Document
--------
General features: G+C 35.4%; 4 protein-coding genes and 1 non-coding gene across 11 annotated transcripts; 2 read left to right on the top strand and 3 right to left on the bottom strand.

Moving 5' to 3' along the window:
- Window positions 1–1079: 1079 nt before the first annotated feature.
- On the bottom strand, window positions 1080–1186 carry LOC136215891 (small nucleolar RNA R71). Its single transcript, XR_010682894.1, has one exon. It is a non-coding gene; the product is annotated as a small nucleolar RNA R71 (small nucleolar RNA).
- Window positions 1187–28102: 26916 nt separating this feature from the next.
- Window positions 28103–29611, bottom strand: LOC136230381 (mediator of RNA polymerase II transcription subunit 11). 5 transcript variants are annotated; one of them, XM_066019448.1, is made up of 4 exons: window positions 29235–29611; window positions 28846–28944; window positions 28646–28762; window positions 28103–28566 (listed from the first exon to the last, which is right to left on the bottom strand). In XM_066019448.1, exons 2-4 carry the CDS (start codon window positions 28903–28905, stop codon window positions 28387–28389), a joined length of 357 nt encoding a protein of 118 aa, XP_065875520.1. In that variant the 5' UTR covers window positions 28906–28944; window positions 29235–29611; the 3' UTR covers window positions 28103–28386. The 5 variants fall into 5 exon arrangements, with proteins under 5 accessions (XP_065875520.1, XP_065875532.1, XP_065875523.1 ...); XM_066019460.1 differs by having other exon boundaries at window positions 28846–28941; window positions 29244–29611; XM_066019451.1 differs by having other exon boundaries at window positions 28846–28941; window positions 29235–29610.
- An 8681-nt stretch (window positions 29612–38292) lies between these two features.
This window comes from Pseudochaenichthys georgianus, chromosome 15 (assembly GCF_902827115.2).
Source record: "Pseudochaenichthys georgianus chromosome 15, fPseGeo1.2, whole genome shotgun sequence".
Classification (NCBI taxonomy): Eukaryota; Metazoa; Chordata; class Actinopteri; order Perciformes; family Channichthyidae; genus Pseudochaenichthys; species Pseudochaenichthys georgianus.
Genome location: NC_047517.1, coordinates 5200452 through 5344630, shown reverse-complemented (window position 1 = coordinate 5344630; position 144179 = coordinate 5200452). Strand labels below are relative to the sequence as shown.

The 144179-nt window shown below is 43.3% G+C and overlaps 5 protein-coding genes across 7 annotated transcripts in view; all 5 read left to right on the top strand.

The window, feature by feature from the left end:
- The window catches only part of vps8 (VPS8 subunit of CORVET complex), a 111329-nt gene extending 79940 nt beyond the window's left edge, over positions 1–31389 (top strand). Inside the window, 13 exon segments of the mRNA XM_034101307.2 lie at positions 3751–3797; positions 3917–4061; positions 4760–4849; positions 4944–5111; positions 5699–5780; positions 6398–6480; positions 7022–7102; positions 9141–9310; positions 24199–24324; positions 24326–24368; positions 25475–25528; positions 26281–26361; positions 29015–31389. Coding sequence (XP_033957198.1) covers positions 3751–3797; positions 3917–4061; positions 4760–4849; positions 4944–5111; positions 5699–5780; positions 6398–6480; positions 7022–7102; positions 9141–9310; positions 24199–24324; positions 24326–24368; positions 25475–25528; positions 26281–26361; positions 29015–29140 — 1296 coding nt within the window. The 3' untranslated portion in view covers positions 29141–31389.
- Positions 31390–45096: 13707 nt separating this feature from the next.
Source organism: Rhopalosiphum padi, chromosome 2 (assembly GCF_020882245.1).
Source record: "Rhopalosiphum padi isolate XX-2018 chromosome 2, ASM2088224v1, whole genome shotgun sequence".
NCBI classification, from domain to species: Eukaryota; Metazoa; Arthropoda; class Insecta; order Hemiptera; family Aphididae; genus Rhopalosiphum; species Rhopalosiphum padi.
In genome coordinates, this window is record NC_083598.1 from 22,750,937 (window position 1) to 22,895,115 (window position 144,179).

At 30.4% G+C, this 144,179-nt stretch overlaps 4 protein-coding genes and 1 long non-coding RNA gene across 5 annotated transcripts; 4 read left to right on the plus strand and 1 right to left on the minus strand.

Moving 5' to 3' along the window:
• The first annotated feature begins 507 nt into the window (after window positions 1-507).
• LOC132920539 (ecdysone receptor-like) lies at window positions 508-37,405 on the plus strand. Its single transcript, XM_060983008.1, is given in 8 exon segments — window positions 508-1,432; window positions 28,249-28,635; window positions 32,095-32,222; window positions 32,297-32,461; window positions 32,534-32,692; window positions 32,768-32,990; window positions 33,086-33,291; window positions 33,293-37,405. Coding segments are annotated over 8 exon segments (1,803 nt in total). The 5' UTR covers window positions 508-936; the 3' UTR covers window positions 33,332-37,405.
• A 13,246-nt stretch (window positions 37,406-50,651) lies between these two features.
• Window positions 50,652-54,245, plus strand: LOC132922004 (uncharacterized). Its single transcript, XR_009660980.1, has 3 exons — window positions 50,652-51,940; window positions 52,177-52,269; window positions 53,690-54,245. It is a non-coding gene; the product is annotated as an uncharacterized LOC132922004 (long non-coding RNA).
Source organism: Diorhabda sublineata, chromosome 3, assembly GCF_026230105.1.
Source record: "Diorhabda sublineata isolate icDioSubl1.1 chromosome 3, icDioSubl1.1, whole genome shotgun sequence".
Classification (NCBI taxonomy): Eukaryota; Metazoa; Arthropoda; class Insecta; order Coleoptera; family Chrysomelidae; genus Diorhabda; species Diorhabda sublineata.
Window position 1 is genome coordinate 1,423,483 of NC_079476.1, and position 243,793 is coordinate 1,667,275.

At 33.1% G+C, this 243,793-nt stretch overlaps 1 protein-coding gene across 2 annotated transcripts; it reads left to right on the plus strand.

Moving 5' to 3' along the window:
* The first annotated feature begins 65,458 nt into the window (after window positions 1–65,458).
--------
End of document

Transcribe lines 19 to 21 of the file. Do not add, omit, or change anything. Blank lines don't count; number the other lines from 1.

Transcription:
In genome coordinates, this window is record NC_083598.1 from 22,750,937 (window position 1) to 22,895,115 (window position 144,179).

At 30.4% G+C, this 144,179-nt stretch overlaps 4 protein-coding genes and 1 long non-coding RNA gene across 5 annotated transcripts; 4 read left to right on the plus strand and 1 right to left on the minus strand.

Moving 5' to 3' along the window: